Quantitative variables were described through mean and standard deviation, while categorical variables, through absolute and relative frequencies. Student's t-test was used for comparison of means, and Pearson's Chi-square or Fisher's exact tests were applied for comparison of proportions. Student's t-test for paired samples was used for comparison between the right and left sides. Data were analyzed using the Statistical Package for Social Science (SPSS) 21.0 for Windows. For statistical decision criteria, the significance level of 5 % was adopted.

Results

Thirty-four children and adolescents diagnosed with stroke at a reference outpatient clinic were invited to participate in the study. In view of the inclusion and exclusion criteria, 19 children and adolescents in the SG were included. The CG was composed of 19 children and adolescents with typical development, matched by age and sex. Table 1 shows the characteristics of the sample.

Table 1.

Characterization of sample.

Variables  Study group (n = 19)  Control group (n = 19) 
Age (years)  11.8 ± 2.6  11.8 ± 2.6 
Age group – n (%)     
Children  6 (31.6)  6 (31.6) 
Adolescents  13 (68.4)  13 (68.4) 
Gender – n (%)     
Male  9 (47.4)  9 (47.4) 
Female  10 (52.6)  10 (52.6) 
Manual preference – n (%)     
Right-handed  14 (73.7)  18 (95)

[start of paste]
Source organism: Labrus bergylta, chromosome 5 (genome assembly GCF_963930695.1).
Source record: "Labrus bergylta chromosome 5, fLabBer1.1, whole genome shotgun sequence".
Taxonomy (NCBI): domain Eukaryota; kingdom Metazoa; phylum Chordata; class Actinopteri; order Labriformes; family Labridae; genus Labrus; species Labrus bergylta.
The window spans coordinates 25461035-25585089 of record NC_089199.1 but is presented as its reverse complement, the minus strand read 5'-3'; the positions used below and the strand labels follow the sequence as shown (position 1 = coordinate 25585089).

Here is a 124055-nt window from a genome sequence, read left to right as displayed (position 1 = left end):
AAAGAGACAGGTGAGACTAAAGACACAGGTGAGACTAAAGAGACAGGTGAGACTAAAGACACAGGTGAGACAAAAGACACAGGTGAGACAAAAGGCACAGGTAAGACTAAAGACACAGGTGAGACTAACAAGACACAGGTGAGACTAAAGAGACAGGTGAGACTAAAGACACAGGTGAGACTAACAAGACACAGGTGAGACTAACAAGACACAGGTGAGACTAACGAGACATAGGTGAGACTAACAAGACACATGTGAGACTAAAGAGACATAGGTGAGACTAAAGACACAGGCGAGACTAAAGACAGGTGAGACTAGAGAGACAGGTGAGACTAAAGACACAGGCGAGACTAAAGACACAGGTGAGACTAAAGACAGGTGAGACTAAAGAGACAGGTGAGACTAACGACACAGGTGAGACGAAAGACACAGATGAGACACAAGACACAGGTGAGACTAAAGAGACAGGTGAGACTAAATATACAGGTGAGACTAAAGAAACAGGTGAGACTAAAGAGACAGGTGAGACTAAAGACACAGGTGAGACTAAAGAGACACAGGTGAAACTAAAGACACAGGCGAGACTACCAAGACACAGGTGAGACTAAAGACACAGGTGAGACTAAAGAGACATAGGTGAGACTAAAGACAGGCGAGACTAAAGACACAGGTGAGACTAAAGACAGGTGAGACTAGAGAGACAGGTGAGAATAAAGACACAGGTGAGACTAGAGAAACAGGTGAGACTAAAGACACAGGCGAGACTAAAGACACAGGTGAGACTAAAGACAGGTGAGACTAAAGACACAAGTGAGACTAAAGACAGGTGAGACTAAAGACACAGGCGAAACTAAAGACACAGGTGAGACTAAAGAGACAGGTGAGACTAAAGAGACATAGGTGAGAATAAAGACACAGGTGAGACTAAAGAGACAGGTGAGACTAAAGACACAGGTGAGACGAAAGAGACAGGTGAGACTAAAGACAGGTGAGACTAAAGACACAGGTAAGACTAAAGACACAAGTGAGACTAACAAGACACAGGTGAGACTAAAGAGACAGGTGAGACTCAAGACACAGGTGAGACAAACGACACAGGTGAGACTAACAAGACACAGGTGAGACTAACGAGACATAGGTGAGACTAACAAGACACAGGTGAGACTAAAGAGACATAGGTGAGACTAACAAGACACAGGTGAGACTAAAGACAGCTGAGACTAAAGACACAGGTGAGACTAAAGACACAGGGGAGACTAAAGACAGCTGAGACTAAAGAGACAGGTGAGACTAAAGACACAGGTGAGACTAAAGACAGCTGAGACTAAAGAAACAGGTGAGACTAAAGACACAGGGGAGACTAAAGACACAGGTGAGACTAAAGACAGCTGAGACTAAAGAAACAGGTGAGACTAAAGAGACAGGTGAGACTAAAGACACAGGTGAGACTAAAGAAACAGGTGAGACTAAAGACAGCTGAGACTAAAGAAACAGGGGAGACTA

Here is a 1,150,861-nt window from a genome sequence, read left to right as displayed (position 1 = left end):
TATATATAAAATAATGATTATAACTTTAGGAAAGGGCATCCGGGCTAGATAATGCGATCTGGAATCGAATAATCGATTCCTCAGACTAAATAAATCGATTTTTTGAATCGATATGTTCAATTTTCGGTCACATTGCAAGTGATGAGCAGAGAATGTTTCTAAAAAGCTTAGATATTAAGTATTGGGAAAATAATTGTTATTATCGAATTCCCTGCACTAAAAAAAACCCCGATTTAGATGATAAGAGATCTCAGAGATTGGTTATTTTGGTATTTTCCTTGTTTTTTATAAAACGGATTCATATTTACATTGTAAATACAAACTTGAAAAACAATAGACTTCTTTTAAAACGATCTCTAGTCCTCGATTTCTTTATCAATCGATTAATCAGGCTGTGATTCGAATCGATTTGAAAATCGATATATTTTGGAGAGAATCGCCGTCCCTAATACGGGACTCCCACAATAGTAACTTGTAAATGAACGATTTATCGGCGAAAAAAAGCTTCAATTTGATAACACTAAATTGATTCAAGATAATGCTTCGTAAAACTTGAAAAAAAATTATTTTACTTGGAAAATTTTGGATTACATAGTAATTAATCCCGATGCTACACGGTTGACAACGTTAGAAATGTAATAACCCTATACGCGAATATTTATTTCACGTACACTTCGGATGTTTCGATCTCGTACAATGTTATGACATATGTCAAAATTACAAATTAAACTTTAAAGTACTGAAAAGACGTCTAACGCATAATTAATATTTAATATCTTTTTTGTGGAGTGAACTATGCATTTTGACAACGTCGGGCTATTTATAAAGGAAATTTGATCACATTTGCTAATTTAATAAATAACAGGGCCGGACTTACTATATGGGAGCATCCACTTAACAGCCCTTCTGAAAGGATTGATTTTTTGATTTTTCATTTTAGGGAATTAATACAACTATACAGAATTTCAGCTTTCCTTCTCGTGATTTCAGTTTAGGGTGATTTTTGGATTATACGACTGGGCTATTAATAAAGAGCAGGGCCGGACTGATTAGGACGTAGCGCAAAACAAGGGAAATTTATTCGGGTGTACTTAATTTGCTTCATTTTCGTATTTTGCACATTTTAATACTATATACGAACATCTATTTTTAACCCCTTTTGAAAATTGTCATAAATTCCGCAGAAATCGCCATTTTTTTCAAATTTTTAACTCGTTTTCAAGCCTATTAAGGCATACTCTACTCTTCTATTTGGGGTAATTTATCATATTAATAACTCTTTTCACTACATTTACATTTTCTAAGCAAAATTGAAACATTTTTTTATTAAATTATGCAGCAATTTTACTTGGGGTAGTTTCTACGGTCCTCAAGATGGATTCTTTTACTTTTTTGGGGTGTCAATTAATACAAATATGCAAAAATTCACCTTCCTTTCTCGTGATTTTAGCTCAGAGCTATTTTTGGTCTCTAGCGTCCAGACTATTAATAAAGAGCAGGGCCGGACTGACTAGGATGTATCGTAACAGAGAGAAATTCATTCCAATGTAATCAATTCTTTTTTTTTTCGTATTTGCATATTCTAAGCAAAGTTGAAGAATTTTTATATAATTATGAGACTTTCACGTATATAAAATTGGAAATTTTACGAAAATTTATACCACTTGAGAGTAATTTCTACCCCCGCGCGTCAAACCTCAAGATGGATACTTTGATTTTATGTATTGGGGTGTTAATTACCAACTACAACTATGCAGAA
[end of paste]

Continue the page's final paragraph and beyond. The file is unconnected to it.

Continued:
Left-handed  5 (26.3)  1 (5.0) 
Schooling (years)  5.6 ± 2.4  5.8 ± 2.1 
Stroke type – n (%)     
Ischemic  15 (78.9)   
Hemorrhagic  2 (10.5)   
CVST  2 (10.5)   
Stroke side – n (%)     
RH  5 (26.3)   
LH  8 (42.1)   
Others  6 (31.6)   

CVST, Cerebral Venous Sinus Thrombosis; RH, Right Hemisphere; LH, Left Hemisphere.; t-test for independent samples; p <  0.05.

Tables 2 and 3 show the findings of the behavioral tests for CAP and the electrophysiological assessment of both groups.

Table 2.

Comparison of behavioral tests between the study and control groups.

Variables  Study group (n = 19)  Control group (n = 19)  p 
PSI/SSI 0       
RE  7.9 ± 1.5  9.4 ± 0.8  < 0.001 
LE  7.8 ± 1.2  9.4 ± 0.8  < 0.001 
PSI/SSI -15       
RE  5.8 ± 1.8  8.6 ± 1.4  < 0.001 
LE  5.9 ± 1.5  8.7 ± 1.5  < 0.001 
DD integration (%)